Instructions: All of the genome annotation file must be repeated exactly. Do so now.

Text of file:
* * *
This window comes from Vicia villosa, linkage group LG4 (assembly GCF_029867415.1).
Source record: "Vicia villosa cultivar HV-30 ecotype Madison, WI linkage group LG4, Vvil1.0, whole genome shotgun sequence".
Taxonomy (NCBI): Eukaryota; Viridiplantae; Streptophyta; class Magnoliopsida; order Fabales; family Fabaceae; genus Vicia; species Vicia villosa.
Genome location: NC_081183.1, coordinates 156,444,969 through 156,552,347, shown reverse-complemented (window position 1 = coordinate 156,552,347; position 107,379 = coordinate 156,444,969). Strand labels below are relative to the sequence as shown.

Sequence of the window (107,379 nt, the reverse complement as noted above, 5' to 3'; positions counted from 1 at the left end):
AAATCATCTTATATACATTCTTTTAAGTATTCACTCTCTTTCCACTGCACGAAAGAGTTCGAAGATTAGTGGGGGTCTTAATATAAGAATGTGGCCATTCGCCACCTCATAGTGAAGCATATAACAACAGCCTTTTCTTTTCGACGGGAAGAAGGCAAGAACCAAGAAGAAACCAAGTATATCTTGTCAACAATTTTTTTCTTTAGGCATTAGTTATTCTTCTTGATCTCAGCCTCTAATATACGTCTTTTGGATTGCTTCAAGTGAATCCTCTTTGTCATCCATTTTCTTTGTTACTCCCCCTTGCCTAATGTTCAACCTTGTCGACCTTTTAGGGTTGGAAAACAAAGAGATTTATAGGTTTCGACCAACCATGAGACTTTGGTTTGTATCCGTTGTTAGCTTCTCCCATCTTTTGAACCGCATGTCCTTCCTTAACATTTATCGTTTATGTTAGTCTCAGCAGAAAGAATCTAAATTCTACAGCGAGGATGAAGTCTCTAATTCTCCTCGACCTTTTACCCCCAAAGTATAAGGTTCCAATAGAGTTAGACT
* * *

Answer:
This window comes from Vicia villosa, linkage group LG4 (assembly GCF_029867415.1).
Source record: "Vicia villosa cultivar HV-30 ecotype Madison, WI linkage group LG4, Vvil1.0, whole genome shotgun sequence".
Taxonomy (NCBI): Eukaryota; Viridiplantae; Streptophyta; class Magnoliopsida; order Fabales; family Fabaceae; genus Vicia; species Vicia villosa.
Genome location: NC_081183.1, coordinates 156,444,969 through 156,552,347, shown reverse-complemented (window position 1 = coordinate 156,552,347; position 107,379 = coordinate 156,444,969). Strand labels below are relative to the sequence as shown.

Sequence of the window (107,379 nt, the reverse complement as noted above, 5' to 3'; positions counted from 1 at the left end):
AAATCATCTTATATACATTCTTTTAAGTATTCACTCTCTTTCCACTGCACGAAAGAGTTCGAAGATTAGTGGGGGTCTTAATATAAGAATGTGGCCATTCGCCACCTCATAGTGAAGCATATAACAACAGCCTTTTCTTTTCGACGGGAAGAAGGCAAGAACCAAGAAGAAACCAAGTATATCTTGTCAACAATTTTTTTCTTTAGGCATTAGTTATTCTTCTTGATCTCAGCCTCTAATATACGTCTTTTGGATTGCTTCAAGTGAATCCTCTTTGTCATCCATTTTCTTTGTTACTCCCCCTTGCCTAATGTTCAACCTTGTCGACCTTTTAGGGTTGGAAAACAAAGAGATTTATAGGTTTCGACCAACCATGAGACTTTGGTTTGTATCCGTTGTTAGCTTCTCCCATCTTTTGAACCGCATGTCCTTCCTTAACATTTATCGTTTATGTTAGTCTCAGCAGAAAGAATCTAAATTCTACAGCGAGGATGAAGTCTCTAATTCTCCTCGACCTTTTACCCCCAAAGTATAAGGTTCCAATAGAGTTAGACT